So I completed my posts on the SHA hashing work, and a few people have said they really enjoyed it, one person said he liked the work on hashing and was going to use the code for password storage. He got upset when he saw my very angry face, and to be honest, I probably overreacted, but with good reason.
Simply put, you shouldn’t be using SHA and MD5 for password storage, the time has come where it is too simple to build tables of plain text to hashes, allowing for simple lookup attacks against collected hashes. The typical response to this is through the use of salting, but that only buys you some time, and typically takes quite some work to implement. Some people will use a single salt for all their passwords, and this reduces the effectiveness of salting.
The issue with SHA and MD5 is they don’t take into account how powerful computer systems have become, we need to make use of an algorithm that causes a significant amount of computational work. What is even better is an algorithm that we could increase this amount of work as the years went by, keeping those pesky tables at bay!
Well before we talk about the algorithms, let’s talk about workload factors! A work load factor is simply the amount of work that will be done for the generation of a hash of a plaintext. Increase the workload factor and the computer needs to do more.
Here is an example. We have an algorithm that when we use a workload factor for 10, it takes 10 seconds to generate the hash of a plain text, if we knew there were 1000000 possible plain texts, then to generate all the plaintext to hash maps would take 10 million seconds or 155 days. If we up that workload factor to 1000, then it will take 1000 million seconds or 31 years!
So what hashing algorithms allow us to set the workload? Well, here is a two major ones:
Both of these have a strong cryptographic heritage, both still use salting, they are well known and proven. Today, I am going to be using BCrypt, in particular the BCrypt.net, which is just a C# port of jBCrypt.
One final thing to point out, and this isn’t an algorithm design feature, more an implementation feature. A good implementation of a password hashing algorithm should allow us to have some users on one workload, and other users on another. A good implementation should allow us to have hashes of different workloads present in our system, without a huge effort to test a plain text against a hash. The BCrypt.net library outputs hashes of the following form:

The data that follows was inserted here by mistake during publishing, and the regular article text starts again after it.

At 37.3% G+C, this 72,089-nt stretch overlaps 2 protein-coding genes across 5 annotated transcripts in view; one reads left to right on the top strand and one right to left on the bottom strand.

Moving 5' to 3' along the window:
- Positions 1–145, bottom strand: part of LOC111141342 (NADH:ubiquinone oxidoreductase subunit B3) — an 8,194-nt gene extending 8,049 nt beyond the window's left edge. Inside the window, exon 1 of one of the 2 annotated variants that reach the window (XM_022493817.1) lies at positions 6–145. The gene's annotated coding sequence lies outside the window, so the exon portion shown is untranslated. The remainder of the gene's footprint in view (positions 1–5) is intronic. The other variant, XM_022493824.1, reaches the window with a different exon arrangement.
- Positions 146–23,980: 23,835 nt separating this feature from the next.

I am not going to go into a full analysis of the string, but there is a few things to point out. The string will always start with $2a$, then the workload factor (here the default of 10), followed by another $, then the salt and the actual hash value. If I don’t specify a salt when generating a hash, the salt part of this string will change each time I call the hashing method!
Should we specify the salt? Should we specify the same salt for all users? The Answer is simply, no! If we do that, we can’t easily change it if needed, also, we are making things easier for the attackers. If we use the same salt, then if two users have the same password, they will have the same hash. Each user needs their own salt.
It should also be noted that the workload influences the salt, our workload defines the salt. If we want to be able to change the workload factor on the fly, we need independent salting. This is important to remember: Workload Factor makes salt which when combined with our input value becomes our hash value.
Let’s look at another example, here we are using unique salts, and a dynamic work load factor. To begin with, the workload factor is 5, Bob comes along, selecting a password of: “let me in”. The resulting hash is:
Now Alice comes along, she also uses the same password, her hash is:
The sysadmins then device to up the level of security, increasing the workload to 6. Even decides to use the same password, except this time, her hash is:
as we can see, her workload factor has increased. Note at this point, we have bob and Alice still on a work load factor of 5, only eve is using a factor of 6! If we are smart, we can have these users’ password hashes residing side by side.
Well that is it for Part 1, see you next time in Part 2.